Next generation retailing: stronger supplier engagement through AI tools

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Retail Express’ Ed Betts explains that the time to reach for advanced tools is now – and the opportunity to optimise retail processes does not have to be disruptive or difficult

Managing intricate supplier interactions can be a minefield. Each vendor puts different demands on retailers and carries its own expectations on the way business should be done.

Every product line, promotion and media campaign applies more pressure on already stretched retail teams. Major suppliers may dominate in terms of volume – both in terms of product and communication – potentially alienating the smaller suppliers that could present true incremental growth opportunities if they could only be heard. 

This isn’t a tenable situation. Every retailer must approach the next few years with an evolution in mind in terms of their supplier engagement practices; suppliers expect it, and they deserve it. To keep pace, the solution is to embrace today’s keystone technology – elements like artificial intelligence (AI), automation, and big data. These, combined, form the core of algorithmic retailing.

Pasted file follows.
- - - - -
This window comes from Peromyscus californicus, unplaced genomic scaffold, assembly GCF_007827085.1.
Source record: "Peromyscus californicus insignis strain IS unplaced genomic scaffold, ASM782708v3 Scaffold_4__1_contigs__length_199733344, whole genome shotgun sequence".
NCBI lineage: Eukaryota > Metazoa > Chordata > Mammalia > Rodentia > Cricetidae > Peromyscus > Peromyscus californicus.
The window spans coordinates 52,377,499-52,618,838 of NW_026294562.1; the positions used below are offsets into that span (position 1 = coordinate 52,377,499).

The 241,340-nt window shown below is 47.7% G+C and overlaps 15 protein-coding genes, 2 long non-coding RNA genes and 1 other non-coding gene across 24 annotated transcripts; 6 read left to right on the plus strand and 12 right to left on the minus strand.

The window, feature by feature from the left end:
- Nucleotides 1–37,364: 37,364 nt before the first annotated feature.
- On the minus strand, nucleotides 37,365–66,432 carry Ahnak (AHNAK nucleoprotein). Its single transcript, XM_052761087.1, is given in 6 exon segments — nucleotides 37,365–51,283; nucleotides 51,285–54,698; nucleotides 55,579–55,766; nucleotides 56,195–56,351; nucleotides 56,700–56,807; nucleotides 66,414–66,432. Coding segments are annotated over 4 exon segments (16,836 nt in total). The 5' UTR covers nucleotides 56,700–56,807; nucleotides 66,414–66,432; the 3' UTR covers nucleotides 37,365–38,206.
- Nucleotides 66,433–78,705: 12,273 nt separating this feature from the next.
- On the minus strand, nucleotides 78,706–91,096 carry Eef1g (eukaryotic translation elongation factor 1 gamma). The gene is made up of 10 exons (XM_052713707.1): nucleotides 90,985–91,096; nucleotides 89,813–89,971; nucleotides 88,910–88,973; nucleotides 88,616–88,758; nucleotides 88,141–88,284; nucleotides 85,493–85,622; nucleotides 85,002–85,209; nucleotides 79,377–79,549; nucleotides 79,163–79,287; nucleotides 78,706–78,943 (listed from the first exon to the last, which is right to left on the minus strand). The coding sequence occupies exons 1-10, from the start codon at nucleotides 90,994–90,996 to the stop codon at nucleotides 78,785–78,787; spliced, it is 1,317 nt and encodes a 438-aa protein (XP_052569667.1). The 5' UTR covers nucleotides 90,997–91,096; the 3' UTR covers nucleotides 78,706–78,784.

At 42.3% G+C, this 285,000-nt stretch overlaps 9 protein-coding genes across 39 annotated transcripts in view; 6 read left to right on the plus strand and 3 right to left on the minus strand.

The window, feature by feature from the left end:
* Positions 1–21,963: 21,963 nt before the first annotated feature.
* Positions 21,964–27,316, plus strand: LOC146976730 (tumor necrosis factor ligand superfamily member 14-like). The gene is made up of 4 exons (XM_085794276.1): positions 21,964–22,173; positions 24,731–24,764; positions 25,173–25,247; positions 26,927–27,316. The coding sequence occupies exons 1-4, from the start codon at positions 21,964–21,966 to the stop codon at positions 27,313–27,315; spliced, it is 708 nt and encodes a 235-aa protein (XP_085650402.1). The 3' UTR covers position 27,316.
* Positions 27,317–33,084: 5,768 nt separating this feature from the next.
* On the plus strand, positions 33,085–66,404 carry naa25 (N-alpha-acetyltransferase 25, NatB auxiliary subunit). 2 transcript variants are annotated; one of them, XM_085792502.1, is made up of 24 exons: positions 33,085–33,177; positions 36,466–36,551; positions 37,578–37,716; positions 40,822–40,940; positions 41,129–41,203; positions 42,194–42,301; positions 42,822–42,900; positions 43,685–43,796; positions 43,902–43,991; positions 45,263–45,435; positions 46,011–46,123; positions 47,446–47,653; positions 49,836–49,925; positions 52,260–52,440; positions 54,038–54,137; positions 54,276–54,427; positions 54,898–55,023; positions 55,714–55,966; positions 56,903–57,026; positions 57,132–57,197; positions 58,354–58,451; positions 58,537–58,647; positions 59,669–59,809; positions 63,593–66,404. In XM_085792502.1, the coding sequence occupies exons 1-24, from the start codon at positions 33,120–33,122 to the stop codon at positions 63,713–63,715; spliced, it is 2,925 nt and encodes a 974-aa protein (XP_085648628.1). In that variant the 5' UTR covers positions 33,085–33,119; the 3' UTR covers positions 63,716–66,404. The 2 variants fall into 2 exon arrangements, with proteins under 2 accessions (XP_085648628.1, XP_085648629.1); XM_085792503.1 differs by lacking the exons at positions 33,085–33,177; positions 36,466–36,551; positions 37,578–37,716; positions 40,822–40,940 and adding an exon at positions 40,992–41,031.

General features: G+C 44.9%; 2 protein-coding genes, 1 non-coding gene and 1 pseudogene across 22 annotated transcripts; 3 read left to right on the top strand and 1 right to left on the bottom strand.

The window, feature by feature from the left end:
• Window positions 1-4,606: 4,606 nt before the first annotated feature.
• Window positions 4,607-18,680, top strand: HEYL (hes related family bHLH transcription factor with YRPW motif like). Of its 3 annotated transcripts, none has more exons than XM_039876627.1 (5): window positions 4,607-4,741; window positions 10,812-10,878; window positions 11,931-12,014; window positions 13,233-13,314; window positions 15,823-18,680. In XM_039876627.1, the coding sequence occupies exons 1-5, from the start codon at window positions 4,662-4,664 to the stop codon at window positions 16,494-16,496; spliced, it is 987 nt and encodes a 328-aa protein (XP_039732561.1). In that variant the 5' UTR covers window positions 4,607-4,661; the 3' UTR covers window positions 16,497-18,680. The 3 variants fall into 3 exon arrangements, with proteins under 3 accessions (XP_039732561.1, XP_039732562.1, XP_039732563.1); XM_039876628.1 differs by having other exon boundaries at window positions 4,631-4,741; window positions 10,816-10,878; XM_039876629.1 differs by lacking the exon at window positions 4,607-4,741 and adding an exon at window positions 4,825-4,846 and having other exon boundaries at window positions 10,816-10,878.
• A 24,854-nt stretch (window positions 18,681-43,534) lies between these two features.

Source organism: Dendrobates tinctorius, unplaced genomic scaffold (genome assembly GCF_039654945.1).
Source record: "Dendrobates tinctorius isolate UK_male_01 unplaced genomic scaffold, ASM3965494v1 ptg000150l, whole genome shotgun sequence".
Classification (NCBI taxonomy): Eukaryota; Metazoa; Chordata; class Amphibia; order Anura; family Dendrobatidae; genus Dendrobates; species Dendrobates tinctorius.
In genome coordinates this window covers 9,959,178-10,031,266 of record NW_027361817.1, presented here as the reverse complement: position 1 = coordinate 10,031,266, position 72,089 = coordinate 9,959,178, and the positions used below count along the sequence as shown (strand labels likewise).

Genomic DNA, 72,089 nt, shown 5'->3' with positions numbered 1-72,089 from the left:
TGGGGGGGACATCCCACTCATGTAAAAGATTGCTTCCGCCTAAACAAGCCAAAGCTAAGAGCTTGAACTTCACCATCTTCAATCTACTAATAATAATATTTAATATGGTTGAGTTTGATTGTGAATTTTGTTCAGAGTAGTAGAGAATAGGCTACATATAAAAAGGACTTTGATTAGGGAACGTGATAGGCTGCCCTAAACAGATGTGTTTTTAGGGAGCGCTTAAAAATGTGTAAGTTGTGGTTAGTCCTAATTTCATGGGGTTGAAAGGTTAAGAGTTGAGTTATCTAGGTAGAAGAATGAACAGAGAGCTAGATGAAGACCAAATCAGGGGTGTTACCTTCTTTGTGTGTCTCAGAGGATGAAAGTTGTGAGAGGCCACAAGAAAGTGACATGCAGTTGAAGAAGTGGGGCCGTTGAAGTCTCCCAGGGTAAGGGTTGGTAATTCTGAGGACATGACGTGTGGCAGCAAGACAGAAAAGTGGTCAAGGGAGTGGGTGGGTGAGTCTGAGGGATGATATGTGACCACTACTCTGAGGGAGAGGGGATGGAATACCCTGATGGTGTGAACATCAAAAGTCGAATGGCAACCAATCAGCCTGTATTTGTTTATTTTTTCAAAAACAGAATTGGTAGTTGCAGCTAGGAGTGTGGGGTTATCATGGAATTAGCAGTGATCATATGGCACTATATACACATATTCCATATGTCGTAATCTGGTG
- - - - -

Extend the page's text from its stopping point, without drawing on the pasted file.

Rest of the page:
AI step-by-step

Integrating AI tools into one’s business is not the monumental and daunting task it might first appear to be. Embracing the power of AI, machine learning, and retail algorithms is not a case of refactoring every process at once, neither does it mean ceding control to a monolithic AI engine. 

Rolling out AI tools can certainly be done on a large scale, but it can also be done one step at a time, gradually innovating the processes that matter most, or those which will make the biggest difference. 

At no point should a retailer lose any control over the operation of their business, or their crucial relationships with suppliers: the integration of such tools is about smoothing and streamlining processes, discovering and presenting relevant data to help difficult decisions become easy to make. 

All automations can be constrained by built-in guard rails to ensure that retailers get the results they want from their tools without them overstepping their boundaries, and that those tools know a retailer’s aims in terms of profits, uplift, and margins. Good AI tools will only present improvements which toe the bottom line.

Powerful planning opportunities

Retailers have tools available to them which can help streamline every stage of the supplier management process. Joint Business Planning tools, for example, can greatly strengthen one’s ability to build long-term stability by creating an environment of pinpoint planning. 

They could help construct regulation-compliant activity plans based on detailed forecasting and extensive data modelling, or contribute directly to sales and operational planning.